My feet are sore. I had a tennis lesson this afternoon followed by a match with my friend Amelia. I wanted to show Nelson how far along I have come so we went back to Howard Park Tennis Club this evening and played from 9:30 until 11. I’ve become somewhat of a tennis snob and prefer to play on a proper tennis surface (rather than playing on a public asphalt court), plus Howard Park is lit. Nelson agreed and paid the $10 guest fee. It’s truly frustrating playing against Nelson because I get excited about how much I have improved, but I end up feeling like a sucky player. He hits the balls much faster, lower and harder than Amelia and my instructor. I had to ask him to try to hit the balls more consistently (returning them to me at a consistent speed and trying to get the ball to arch as it races over the net) so that I could continue to work on my positioning, path of the racquet and getting a better understanding of ball spin. Although I didn’t feel I was able to work on much of any of those things, playing with Nelson does give me a taste of “real” tennis. This is what I’m aspiring to be able to do – return fast balls, with proper tennis form. The form does not yet come naturally to me. As the ball is coming towards me, the things that are going through my head, all at the same, jumbled time are:
* backhand or forehand – run and get into position so that I am waiting for the ball
* stand facing perpendicular to the net
* how did my opponent hit the ball (low to high open face or closed face?). Should I move up – is it a bottom spin? Grr, wrong guess and now I’m reaching.
* feet and shoulder must be aligned in the direction that I want the ball to go
* wait for it…hit on the down. Oh shoot! The ball is coming further back – run backwards.
* wait, swing when the ball is coming down at waist level
* ensure racquet face angle is at the correct angle based on the speed I plan on hitting the ball to ensure the ball gets over the net (say what?)
* follow through (thinking about the path of my swing – must end up with the butt of my racquet facing the net and over the opposite shoulder)
* use my whole body. When my swing has been completed, my back shoelace should be facing the net.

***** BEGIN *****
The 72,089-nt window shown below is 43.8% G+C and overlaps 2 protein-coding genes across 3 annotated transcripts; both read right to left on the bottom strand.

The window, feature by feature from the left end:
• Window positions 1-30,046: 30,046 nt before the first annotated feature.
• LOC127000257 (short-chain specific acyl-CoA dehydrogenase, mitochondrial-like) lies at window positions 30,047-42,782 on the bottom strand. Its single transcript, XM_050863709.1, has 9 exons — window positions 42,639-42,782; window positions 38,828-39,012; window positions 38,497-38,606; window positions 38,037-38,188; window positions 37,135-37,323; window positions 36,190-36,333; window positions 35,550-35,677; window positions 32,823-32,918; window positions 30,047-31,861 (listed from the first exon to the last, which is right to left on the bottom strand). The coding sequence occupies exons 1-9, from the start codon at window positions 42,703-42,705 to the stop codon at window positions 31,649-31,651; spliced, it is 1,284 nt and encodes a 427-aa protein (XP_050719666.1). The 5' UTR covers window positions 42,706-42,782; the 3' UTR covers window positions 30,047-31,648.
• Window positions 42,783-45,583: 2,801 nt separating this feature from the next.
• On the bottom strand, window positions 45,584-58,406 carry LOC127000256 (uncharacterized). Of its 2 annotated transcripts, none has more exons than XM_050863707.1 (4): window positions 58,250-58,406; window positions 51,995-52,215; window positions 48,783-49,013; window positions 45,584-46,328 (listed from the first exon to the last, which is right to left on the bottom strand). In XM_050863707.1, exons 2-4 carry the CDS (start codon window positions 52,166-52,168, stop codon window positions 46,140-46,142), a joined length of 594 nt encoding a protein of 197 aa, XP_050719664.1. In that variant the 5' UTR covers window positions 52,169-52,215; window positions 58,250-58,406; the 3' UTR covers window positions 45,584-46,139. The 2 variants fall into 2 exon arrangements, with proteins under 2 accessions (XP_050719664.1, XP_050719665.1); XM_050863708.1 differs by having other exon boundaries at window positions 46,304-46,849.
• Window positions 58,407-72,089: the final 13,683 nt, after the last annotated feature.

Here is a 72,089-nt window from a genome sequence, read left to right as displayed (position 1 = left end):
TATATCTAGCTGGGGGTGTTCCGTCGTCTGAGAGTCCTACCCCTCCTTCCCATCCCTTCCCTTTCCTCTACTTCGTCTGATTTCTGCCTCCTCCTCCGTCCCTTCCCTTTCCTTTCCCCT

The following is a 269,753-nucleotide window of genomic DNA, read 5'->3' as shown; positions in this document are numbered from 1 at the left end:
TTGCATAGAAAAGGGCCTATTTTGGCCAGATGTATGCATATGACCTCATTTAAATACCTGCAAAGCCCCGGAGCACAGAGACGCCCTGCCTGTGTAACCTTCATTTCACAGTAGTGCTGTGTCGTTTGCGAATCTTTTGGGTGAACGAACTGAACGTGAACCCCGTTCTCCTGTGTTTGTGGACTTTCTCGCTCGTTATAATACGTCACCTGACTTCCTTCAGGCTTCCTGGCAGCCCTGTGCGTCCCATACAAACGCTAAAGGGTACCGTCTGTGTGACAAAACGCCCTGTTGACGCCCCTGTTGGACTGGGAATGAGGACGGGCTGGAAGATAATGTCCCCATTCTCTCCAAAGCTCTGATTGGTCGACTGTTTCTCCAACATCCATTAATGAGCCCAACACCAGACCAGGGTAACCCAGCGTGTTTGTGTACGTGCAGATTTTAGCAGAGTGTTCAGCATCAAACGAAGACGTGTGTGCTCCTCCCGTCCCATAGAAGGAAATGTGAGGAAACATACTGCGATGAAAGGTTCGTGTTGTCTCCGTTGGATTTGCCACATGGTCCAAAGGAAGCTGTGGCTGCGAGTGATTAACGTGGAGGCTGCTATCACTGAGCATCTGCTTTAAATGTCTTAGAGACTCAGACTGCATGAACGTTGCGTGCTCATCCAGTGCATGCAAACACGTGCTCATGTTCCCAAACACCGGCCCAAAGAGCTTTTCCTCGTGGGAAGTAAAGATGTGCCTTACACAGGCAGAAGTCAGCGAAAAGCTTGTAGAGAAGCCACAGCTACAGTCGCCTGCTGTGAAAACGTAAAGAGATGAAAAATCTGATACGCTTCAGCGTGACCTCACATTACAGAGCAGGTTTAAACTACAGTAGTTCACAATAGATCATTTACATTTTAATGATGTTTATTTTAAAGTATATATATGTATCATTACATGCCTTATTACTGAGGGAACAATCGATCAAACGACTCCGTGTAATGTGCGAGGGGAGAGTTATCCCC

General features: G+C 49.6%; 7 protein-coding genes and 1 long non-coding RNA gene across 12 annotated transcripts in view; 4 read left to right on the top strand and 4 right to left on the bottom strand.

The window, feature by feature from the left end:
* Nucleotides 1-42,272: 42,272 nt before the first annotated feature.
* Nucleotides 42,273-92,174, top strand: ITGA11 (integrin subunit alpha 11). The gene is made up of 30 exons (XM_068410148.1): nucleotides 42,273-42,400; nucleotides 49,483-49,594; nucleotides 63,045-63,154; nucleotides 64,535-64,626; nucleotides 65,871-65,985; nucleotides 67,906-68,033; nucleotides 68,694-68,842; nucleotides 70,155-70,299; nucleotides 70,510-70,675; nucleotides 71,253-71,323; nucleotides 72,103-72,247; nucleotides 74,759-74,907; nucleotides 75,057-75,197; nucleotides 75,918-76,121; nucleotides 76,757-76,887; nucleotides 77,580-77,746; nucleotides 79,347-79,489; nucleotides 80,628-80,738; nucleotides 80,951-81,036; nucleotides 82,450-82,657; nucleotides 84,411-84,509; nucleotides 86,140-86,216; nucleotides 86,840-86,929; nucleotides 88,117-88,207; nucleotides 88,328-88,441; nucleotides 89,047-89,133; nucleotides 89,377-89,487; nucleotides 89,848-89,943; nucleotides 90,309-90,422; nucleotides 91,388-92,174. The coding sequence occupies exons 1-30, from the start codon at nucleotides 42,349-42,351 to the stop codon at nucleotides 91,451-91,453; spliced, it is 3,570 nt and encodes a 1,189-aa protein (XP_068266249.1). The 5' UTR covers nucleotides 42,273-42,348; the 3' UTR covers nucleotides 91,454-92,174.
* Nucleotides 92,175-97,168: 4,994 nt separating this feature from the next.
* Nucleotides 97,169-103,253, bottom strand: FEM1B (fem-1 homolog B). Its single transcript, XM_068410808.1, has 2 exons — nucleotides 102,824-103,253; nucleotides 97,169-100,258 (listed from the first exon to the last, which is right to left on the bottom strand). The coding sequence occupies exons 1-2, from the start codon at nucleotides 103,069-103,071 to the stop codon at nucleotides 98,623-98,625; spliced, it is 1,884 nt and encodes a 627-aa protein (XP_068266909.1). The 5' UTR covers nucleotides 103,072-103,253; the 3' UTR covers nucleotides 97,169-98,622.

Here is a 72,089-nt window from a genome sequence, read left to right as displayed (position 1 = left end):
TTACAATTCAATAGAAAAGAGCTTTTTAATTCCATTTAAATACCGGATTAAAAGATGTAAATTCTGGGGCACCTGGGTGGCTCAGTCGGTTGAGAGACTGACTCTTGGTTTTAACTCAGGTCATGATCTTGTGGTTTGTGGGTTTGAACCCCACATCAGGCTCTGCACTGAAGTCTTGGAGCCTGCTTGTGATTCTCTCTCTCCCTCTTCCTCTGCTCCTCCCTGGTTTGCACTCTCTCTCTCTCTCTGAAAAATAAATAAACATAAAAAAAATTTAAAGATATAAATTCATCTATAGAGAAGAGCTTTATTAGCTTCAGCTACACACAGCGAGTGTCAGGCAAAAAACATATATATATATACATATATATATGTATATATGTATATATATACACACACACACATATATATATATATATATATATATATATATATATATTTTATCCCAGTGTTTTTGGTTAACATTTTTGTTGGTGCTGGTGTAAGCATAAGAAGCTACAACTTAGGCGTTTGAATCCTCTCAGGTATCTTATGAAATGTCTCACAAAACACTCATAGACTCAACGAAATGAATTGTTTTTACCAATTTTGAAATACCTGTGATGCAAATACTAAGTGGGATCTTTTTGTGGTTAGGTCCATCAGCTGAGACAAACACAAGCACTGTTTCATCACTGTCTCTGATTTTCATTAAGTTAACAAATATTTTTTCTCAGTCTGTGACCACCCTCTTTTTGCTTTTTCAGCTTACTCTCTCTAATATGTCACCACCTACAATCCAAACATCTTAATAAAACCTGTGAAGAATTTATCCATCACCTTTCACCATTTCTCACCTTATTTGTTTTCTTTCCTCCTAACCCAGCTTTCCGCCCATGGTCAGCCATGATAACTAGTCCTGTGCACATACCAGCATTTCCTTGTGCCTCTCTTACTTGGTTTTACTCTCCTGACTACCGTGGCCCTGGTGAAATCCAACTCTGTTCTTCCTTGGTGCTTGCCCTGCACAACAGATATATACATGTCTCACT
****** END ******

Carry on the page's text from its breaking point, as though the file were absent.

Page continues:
* remember to hit low to high to get the nice arch trajectory.
* don’t admire my own good shot – run back into position
Repeat above thoughts over and over until the game is done.
I think smoke is coming out of my ears. Too much to process. Did I mention that I hit 2 balls out of the courts and into the “forest”? Oh, and I got a ball to the ear.
I applaud professional tennis players. I never realized how much observation, technical adjustments, speed and hand-eye coordination is required. It’s a fun sport and I’m not going to quit. I will be able to play a real game with Nelson one day – that was and continues to be my goal.
Anyway, we left the club at 11, which is when it closes. As we turned onto Indian Valley Crescent, Nelson and I both noticed something odd. It looked like a body between two parked cars with an arm and a head poking out further than the cars. We slowly back up and I tentatively open my door and yell out to the body on the road, “Hey, are you ok? Do you need assistance?” No response. From the size of the hand and the shape of the fingers, I was pretty certain it was a female. She was wearing all black and was face down on the road. Nelson pulls over and we walk back to check out the situation a little more carefully. As we near, I again speak to the body and again, no movement or response. Nelson dials 911 and reports the situation. We stay near to ensure no cars come around the corner too quickly and run over her head. While Nelson is on the phone with EMS, a fire truck pulls onto this small street, sirens blaring. It is followed by an ambulance and a police car – what a scene! The firemen approached her, turned her over and she eventually came to. “Victim” turns out to be a young teenager who passed out. She had had too much to drink and probably did some other things. I have a feeling we probably got her grounded, once the police take her home to her parents, but at least she’s alive.
It’s late. I’m tired. I just finished making a tabbouleh salad for Sean’s housewarming. I better hit the sack. Before the housewarming, we’re headed to Jesse’s for the Beer Olympics. Nelson and I are team Baconater. I’ll let you know if we win any of the events. Goodnight!